Director General Grossi reiterates that the current situation clearly contravenes one of the seven indispensable pillars namely that “The operating staff must be able to fulfil their safety and security duties and have the capacity to make decisions free of undue pressure”.
Regarding the situation at the Chornobyl NPP, the Ukrainian regulator said efforts to repair the damaged power lines were continuing but external electricity supplies remain severed since 9 March. Diesel generators are continuing to provide back-up power to systems relevant for safety, including spent fuel storage facilities at the site of the 1986 accident, and additional fuel deliveries arrived on 11 March, it said.
In his phone discussion today with Director General Grossi, Rosatom’s Likhachev also provided information about the new diesel deliveries and said power lines could be extended from nearby Belarus to supply the Chornobyl NPP. He said some Rosatom experts were on the site.
At the Chornobyl NPP, the plant’s staff of 211 technical personnel and guards have still not been able to rotate, in effect living there since the day before Russian forces took control, the Ukrainian regulator said.
Director General Grossi has repeatedly stressed the urgent need to ensure they can properly rest and rotate, saying this is also a vital element for safe and secure nuclear power operation. Adding to the difficult situation, communications between the plant and the regulator were lost on 10 March. The regulator is still in contact with off-site management and is able to provide information about the plant to the IAEA.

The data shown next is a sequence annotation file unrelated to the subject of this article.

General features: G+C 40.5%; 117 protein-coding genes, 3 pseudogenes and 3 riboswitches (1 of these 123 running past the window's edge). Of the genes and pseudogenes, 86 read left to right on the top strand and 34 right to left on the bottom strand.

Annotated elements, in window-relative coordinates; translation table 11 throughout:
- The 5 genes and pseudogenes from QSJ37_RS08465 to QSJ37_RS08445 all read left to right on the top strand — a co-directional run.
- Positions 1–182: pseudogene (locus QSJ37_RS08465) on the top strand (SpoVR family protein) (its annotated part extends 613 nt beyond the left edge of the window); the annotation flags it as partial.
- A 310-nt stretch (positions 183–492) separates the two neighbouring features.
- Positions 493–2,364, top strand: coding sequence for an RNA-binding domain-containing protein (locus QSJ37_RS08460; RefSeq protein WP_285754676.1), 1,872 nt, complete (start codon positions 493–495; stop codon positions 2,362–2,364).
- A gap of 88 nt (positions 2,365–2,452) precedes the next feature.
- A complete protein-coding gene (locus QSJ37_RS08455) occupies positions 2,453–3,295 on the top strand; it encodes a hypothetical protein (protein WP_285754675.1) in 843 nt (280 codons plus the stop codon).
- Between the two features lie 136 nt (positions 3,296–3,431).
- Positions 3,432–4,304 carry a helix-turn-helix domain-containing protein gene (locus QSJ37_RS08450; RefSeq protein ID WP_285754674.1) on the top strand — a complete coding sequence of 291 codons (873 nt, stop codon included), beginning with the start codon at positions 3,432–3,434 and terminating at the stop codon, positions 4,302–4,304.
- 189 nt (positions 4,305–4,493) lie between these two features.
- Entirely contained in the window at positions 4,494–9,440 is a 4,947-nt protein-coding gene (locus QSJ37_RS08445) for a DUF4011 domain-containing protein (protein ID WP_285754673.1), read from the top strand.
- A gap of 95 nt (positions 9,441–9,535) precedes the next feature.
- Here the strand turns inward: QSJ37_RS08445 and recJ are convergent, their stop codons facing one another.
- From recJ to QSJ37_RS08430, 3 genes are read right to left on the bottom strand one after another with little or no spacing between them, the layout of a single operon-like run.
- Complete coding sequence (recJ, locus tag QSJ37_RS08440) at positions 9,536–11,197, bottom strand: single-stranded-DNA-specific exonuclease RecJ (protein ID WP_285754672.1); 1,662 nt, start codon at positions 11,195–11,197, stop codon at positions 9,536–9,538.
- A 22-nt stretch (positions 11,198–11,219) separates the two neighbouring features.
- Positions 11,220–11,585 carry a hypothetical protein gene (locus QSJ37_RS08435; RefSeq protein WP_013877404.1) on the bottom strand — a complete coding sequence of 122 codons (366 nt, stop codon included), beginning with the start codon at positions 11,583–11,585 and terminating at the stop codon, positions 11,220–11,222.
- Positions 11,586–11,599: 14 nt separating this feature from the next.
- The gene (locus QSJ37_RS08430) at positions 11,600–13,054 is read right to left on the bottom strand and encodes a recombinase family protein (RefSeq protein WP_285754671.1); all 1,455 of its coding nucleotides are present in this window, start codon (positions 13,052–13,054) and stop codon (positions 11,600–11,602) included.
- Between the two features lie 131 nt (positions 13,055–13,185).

On the status of Ukraine’s operational nuclear power plants, the regulator said eight of the country’s 15 reactors remained operating, including two at the Zaporizhzhya NPP, three at Rivne, one at Khmelnytskyy, and two at South Ukraine. Radiation levels remain normal, it added.
Director General Grossi has from the beginning of the conflict expressed grave concern about the safety and security of Ukraine’s nuclear facilities. He has proposed an agreed framework to ensure the safety and security of nuclear facilities in Ukraine, which he discussed in his recent meetings in Antalya, Turkey with the Ukrainian and Russian Foreign Ministers Dmytro Kuleba and Sergei Lavrov respectively. In addition, he is preparing detailed technical proposals on how the IAEA can assist in this regard, coordinating closely with all relevant parties. Director General Grossi said that the agreed framework must be concluded urgently and he added that in its absence no IAEA on-site assistance could be provided.
In relation to safeguards, the Agency confirmed that it has managed to recover all of the data of the Zaporizhzhya NPP that could not be transmitted to IAEA headquarters for a few days this week. There are no new developments regarding the Chornobyl and South Ukraine sites.